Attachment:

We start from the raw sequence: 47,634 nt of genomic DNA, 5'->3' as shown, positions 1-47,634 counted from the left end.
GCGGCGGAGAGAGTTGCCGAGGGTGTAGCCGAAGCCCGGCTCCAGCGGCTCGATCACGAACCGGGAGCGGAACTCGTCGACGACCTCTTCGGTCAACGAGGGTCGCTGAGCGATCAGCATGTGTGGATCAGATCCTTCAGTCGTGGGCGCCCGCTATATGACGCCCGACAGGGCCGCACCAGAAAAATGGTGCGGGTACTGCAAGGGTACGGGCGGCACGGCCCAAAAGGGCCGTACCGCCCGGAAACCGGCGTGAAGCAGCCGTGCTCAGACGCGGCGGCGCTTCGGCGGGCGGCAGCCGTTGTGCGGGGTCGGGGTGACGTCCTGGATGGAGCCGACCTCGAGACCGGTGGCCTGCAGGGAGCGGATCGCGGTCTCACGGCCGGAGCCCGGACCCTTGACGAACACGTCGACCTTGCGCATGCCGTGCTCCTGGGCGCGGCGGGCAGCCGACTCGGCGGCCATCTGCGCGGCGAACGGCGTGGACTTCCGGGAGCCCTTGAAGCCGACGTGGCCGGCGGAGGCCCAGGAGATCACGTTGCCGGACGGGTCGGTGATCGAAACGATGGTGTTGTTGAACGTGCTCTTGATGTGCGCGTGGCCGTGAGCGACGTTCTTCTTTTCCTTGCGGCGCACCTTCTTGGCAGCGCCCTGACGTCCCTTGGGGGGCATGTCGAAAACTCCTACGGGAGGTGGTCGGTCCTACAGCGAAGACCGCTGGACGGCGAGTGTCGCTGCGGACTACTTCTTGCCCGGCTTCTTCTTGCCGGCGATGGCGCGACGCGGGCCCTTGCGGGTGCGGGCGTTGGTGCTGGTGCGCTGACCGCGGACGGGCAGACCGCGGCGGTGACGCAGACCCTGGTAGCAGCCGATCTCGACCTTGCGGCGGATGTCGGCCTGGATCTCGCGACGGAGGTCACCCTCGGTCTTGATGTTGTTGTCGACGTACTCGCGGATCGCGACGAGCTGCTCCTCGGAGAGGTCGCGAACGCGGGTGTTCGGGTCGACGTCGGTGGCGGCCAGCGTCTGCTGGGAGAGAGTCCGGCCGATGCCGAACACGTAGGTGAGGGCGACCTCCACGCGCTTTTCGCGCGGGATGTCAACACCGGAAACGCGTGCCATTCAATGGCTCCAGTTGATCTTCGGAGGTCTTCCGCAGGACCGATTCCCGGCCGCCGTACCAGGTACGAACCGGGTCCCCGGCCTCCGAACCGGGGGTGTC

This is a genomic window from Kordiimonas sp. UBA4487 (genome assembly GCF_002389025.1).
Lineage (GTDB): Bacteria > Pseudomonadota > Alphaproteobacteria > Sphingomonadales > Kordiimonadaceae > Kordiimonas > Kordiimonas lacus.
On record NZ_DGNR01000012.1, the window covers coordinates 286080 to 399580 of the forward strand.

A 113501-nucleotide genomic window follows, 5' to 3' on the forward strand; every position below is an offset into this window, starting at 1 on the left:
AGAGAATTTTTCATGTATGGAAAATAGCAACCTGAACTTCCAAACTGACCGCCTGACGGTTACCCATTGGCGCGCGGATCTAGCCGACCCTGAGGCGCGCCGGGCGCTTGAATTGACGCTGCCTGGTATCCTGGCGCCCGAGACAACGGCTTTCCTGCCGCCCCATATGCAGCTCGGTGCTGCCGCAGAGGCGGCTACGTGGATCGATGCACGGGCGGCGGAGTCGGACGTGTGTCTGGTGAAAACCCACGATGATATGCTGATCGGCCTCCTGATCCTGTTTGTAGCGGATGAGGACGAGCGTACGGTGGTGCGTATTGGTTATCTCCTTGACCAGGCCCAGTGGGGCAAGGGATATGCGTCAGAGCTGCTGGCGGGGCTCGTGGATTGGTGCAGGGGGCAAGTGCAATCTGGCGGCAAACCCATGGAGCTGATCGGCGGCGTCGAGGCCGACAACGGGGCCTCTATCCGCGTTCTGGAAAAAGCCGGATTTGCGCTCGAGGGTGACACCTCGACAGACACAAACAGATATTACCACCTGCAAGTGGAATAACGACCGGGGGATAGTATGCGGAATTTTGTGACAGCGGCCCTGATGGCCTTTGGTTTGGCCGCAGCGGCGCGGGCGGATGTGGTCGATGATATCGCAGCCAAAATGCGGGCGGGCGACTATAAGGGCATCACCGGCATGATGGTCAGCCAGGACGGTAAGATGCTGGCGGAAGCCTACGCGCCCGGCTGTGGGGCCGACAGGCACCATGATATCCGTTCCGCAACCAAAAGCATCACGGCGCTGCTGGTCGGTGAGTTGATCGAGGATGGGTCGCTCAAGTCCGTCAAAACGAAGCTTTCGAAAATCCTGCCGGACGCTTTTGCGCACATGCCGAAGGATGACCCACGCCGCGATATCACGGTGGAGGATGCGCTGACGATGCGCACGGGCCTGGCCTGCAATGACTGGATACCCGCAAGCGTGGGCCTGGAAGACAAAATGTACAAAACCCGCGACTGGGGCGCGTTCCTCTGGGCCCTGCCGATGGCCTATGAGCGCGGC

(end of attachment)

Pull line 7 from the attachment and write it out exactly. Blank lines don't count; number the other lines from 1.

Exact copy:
AGAGAATTTTTCATGTATGGAAAATAGCAACCTGAACTTCCAAACTGACCGCCTGACGGTTACCCATTGGCGCGCGGATCTAGCCGACCCTGAGGCGCGCCGGGCGCTTGAATTGACGCTGCCTGGTATCCTGGCGCCCGAGACAACGGCTTTCCTGCCGCCCCATATGCAGCTCGGTGCTGCCGCAGAGGCGGCTACGTGGATCGATGCACGGGCGGCGGAGTCGGACGTGTGTCTGGTGAAAACCCACGATGATATGCTGATCGGCCTCCTGATCCTGTTTGTAGCGGATGAGGACGAGCGTACGGTGGTGCGTATTGGTTATCTCCTTGACCAGGCCCAGTGGGGCAAGGGATATGCGTCAGAGCTGCTGGCGGGGCTCGTGGATTGGTGCAGGGGGCAAGTGCAATCTGGCGGCAAACCCATGGAGCTGATCGGCGGCGTCGAGGCCGACAACGGGGCCTCTATCCGCGTTCTGGAAAAAGCCGGATTTGCGCTCGAGGGTGACACCTCGACAGACACAAACAGATATTACCACCTGCAAGTGGAATAACGACCGGGGGATAGTATGCGGAATTTTGTGACAGCGGCCCTGATGGCCTTTGGTTTGGCCGCAGCGGCGCGGGCGGATGTGGTCGATGATATCGCAGCCAAAATGCGGGCGGGCGACTATAAGGGCATCACCGGCATGATGGTCAGCCAGGACGGTAAGATGCTGGCGGAAGCCTACGCGCCCGGCTGTGGGGCCGACAGGCACCATGATATCCGTTCCGCAACCAAAAGCATCACGGCGCTGCTGGTCGGTGAGTTGATCGAGGATGGGTCGCTCAAGTCCGTCAAAACGAAGCTTTCGAAAATCCTGCCGGACGCTTTTGCGCACATGCCGAAGGATGACCCACGCCGCGATATCACGGTGGAGGATGCGCTGACGATGCGCACGGGCCTGGCCTGCAATGACTGGATACCCGCAAGCGTGGGCCTGGAAGACAAAATGTACAAAACCCGCGACTGGGGCGCGTTCCTCTGGGCCCTGCCGATGGCCTATGAGCGCGGC